I recently got a little overenthusiastic with actives while treating my hormonal breakouts. As fate would have it, even the gentlest retinol and retinaldehyde can start to sensitize your skin when you’re layering them on top of each other with reckless abandon—a lesson I learned the hard way.
Fortunately, I had been researching superstar skin-care ingredient linoleic acid and discovered Dr. Loretta's Intense Replenishing Serum. A couple of drops on my complexion felt like a cool drink of water on a hot summer day—an unfurling of tension that made my angry, sensitive skin immediately more relaxed. The rich, fatty formula feels like a cross between a hydrating serum and a facial oil, and its star ingredient is vitamin F, otherwise known as ‘vitamin fat’ or linoleic acid.
According to Hadley King, MD, a board-certified dermatologist based in New York City, vitamin F comprises two fats: alpha-linolenic acid (a member of the omega-3 fat family) and linoleic acid (which is part of the omega-6 family). “They are classified as essential fatty acids, meaning that they are necessary for health and the body is unable to make them, so they must be consumed in the diet,” she says.
So what do they do for your skin? “Alpha-linoleic acid and linoleic acid help regulate and promote healthy functioning of our body, including playing an important role in the health of our skin,” says Dr. King. “They hydrate, replenish and restore the skin barrier, they're high in antioxidants, and they're anti-inflammatory.” So, as it turns out, I wasn’t imagining that quenching, soothing relief and redness reduction—it was the real deal.
Dr. King adds that vitamin F also acts as a ceramide, strengthening the skin barrier to help it retain moisture. Plus, “because of its anti-inflammatory properties, vitamin F can also be beneficial for those with inflammatory skin conditions like rosacea and eczema,” she says.
Before testing the serum, one of my main concerns was that it would make my acne worse instead of better. Because, in theory, shouldn’t a fatty, oily formula cause more breakouts? Apparently, no. “Studies have shown that topical linoleic acid can help control acne,” says Dr. King. What’s more, she says, is that “The antioxidant properties may help protect the skin from damage from free radicals from UV light.” Those free radicals and UV damage can also cause acne, making this ingredient even more critical to the anti-acne cause.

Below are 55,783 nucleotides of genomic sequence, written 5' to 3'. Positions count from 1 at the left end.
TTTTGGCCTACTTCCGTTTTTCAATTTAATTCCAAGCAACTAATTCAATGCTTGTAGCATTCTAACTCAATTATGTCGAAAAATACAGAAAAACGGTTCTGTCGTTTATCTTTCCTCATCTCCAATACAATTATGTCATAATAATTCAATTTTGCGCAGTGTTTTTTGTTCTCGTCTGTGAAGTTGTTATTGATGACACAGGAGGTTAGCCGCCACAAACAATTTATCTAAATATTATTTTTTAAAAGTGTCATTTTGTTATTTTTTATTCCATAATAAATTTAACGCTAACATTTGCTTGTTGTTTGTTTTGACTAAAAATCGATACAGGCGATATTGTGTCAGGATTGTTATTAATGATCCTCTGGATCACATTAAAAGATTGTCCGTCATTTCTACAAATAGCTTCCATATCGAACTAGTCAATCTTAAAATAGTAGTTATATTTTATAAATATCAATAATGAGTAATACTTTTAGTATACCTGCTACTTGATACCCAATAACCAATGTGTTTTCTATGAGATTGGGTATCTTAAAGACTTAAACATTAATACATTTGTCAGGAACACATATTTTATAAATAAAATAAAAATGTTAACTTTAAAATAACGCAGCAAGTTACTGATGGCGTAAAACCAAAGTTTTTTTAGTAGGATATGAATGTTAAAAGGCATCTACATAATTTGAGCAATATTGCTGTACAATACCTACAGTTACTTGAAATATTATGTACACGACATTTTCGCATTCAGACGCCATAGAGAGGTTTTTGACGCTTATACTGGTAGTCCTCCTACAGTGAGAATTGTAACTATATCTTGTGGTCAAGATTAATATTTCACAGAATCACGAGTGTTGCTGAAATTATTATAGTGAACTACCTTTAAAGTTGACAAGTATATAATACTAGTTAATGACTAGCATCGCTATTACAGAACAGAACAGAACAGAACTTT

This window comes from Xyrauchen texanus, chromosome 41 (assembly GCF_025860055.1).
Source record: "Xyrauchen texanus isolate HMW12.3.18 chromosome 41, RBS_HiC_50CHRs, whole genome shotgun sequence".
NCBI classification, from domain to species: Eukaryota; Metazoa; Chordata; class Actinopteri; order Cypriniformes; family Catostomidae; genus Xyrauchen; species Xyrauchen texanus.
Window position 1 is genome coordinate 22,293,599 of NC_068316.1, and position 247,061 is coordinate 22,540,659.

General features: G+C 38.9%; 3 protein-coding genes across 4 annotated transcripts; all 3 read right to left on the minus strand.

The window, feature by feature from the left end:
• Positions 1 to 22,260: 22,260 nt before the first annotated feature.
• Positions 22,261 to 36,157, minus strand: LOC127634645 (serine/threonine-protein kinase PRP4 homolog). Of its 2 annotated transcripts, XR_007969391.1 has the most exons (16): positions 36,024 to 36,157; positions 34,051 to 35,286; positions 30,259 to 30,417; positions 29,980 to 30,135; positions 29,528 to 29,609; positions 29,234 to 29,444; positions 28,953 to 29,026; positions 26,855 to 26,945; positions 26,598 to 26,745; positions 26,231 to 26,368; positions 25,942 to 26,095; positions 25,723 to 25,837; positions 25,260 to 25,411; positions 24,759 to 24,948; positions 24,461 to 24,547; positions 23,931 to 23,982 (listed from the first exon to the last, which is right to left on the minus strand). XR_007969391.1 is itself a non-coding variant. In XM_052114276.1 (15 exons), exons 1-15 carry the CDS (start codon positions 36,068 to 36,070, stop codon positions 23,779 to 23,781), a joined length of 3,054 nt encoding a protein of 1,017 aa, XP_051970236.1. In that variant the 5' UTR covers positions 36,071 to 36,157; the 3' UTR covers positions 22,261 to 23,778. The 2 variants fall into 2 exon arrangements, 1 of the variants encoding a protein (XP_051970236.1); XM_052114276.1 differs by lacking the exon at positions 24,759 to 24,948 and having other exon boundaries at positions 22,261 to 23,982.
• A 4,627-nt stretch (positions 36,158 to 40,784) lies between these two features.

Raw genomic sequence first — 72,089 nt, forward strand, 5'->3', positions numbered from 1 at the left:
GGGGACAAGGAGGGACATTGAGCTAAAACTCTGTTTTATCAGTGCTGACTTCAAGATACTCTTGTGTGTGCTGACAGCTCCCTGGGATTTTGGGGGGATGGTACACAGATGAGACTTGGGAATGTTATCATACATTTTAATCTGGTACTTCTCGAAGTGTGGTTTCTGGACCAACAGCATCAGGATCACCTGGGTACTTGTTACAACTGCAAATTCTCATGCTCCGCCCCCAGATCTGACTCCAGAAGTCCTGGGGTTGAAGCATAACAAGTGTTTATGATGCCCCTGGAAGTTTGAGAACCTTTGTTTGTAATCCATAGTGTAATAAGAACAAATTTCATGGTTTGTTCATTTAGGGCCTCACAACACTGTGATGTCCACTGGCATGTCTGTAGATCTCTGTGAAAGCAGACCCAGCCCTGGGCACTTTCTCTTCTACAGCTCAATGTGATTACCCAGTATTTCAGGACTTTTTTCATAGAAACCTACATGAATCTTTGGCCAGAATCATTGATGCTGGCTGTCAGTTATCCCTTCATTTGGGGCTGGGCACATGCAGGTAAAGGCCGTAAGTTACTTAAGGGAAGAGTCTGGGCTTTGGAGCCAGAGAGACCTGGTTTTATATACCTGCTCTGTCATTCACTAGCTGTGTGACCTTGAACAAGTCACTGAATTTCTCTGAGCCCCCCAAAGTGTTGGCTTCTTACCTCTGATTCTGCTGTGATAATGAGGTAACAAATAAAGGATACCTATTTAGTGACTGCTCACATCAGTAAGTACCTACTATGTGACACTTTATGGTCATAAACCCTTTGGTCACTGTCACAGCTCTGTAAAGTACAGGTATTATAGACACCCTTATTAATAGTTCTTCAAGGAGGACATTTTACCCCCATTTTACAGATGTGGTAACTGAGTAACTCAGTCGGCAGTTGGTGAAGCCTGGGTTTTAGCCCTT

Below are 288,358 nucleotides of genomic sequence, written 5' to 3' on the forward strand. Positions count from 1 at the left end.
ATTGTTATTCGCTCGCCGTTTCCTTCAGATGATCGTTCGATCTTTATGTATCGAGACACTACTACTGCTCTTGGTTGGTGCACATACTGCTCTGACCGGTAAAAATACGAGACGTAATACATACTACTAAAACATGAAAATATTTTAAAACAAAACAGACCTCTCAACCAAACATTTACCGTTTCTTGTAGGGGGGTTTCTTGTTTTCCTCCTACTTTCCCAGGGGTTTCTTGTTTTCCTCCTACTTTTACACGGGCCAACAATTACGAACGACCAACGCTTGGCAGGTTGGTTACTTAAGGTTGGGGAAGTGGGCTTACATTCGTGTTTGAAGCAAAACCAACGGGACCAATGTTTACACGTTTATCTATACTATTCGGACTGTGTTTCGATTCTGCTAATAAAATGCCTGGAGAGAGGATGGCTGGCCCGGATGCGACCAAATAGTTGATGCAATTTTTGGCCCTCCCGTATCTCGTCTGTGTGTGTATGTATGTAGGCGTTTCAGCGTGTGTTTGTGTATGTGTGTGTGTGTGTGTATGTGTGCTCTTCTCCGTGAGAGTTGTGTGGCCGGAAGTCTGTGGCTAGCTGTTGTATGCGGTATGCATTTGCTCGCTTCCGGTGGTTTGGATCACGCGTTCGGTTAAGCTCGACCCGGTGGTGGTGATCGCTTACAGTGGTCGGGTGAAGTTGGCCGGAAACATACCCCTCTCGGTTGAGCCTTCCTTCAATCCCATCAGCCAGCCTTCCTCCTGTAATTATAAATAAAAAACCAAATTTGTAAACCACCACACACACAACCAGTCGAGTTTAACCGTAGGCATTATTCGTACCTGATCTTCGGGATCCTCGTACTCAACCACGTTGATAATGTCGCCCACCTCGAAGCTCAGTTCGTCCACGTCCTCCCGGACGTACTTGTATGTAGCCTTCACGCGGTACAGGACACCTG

The formula also includes vitamin E and Lipochrmona, which have “antioxidant properties that can help protect the skin from damage and free radicals,” says Dr. King.
At the risk of sounding too generic and saying ‘that this stuff works for everyone,’ it seems that this Intense Replenishing Serum can be of service to all skin types. Obviously, everyone’s face (and epidermis) is different, but with the ability to hydrate dry skin and combat acne, it’s a true jack of all trades.
With that in mind, Dr. King says that this product “may be particularly helpful for those with skin conditions characterized by an impaired skin barrier function, such as rosacea and eczema,” because “it supports the skin barrier, hydrates and retains moisture and decreases inflammation.” So while it works broadly on many a dehydrated face, it’s especially powerful if you’re in one of these sensitized categories with a compromised skin barrier. Considering I was dealing with pretty much all of these issues before I met this serum, my calmed complexion and I can confirm that it's well worth the investment.
If you, like me, are dealing with adult acne, check out the video below for a derm's tips on how to manage it.
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